“Recent staff reductions and an upcoming change to our printing press forced us to adopt early deadlines and we no longer can deliver box scores, standings or game results in the print edition,” Limón Romero said in the article. “We also cannot provide box scores due to lack of staff resources.”

VanHaaren Says ESPN Contract Will Not Be Renewed

ESPN college football reporter Tom VanHaaren also announced Friday that the company has not renewed his contract in June. VanHaaren has worked at ESPN for the last 11 years and shared that he is going to take some time to reflect on the experiences he has had. Reflecting on the outcome, he does not have any regrets and knows the effort he put into the role.

“I always tell people that I wanted to do three things when I was a kid,” VanHaaren said in a post on X. “I wanted to be a golf pro, I wanted to be on Saturday Night Live and I wanted to work at ESPN. I got one out of the three, so I’m thankful for that.”

Van Haaren’s upcoming layoff comes several months after the network parted with several members of its on-air talent team, including Jeff Van Gundy, Mark Jackson, Suzy Kolber and Jalen Rose. The Walt Disney Company as a whole eliminated 7,000 jobs in a round of layoffs last year to slash $5.5 billion in operating costs.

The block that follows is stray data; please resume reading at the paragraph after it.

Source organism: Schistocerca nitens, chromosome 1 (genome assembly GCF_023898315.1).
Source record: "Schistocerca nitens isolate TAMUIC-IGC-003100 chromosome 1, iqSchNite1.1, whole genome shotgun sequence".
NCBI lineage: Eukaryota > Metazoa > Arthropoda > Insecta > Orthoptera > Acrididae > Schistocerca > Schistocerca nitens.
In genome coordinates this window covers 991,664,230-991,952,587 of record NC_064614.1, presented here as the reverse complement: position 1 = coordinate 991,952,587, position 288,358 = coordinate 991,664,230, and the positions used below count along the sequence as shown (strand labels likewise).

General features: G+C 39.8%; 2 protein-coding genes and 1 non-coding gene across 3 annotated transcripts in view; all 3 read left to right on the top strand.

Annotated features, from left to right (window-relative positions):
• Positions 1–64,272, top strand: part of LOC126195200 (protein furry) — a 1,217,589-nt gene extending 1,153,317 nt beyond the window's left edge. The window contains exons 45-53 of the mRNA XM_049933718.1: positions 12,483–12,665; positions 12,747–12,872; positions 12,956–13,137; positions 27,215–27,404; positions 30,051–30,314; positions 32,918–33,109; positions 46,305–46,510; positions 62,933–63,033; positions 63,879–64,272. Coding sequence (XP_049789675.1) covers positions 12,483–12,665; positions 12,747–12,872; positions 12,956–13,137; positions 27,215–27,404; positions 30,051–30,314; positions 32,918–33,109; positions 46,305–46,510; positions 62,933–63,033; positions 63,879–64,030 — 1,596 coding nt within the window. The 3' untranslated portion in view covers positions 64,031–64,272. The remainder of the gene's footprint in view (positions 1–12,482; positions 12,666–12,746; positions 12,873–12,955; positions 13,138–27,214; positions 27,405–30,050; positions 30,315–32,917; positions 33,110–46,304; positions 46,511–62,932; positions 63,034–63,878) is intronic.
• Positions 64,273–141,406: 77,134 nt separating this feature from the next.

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Sports Online

FOX Sports to Stream Caitlin Clark Senior Night Ceremony

“On the digital side, we know that anything we do with Caitlin Clark has a built-in audience. She raises the floor.”

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Caitlin Clark Senior Night graphic
Courtesy: @CBBonFOX X Account

FOX Sports will live stream the Iowa women’s basketball team Senior Night festivities, featuring superstar Caitlin Clark, following their game on Sunday against Ohio State on FOX. It will be available on the FOX Sports App, FOXSports.com, YouTube & TikTok (@CBBonFOX).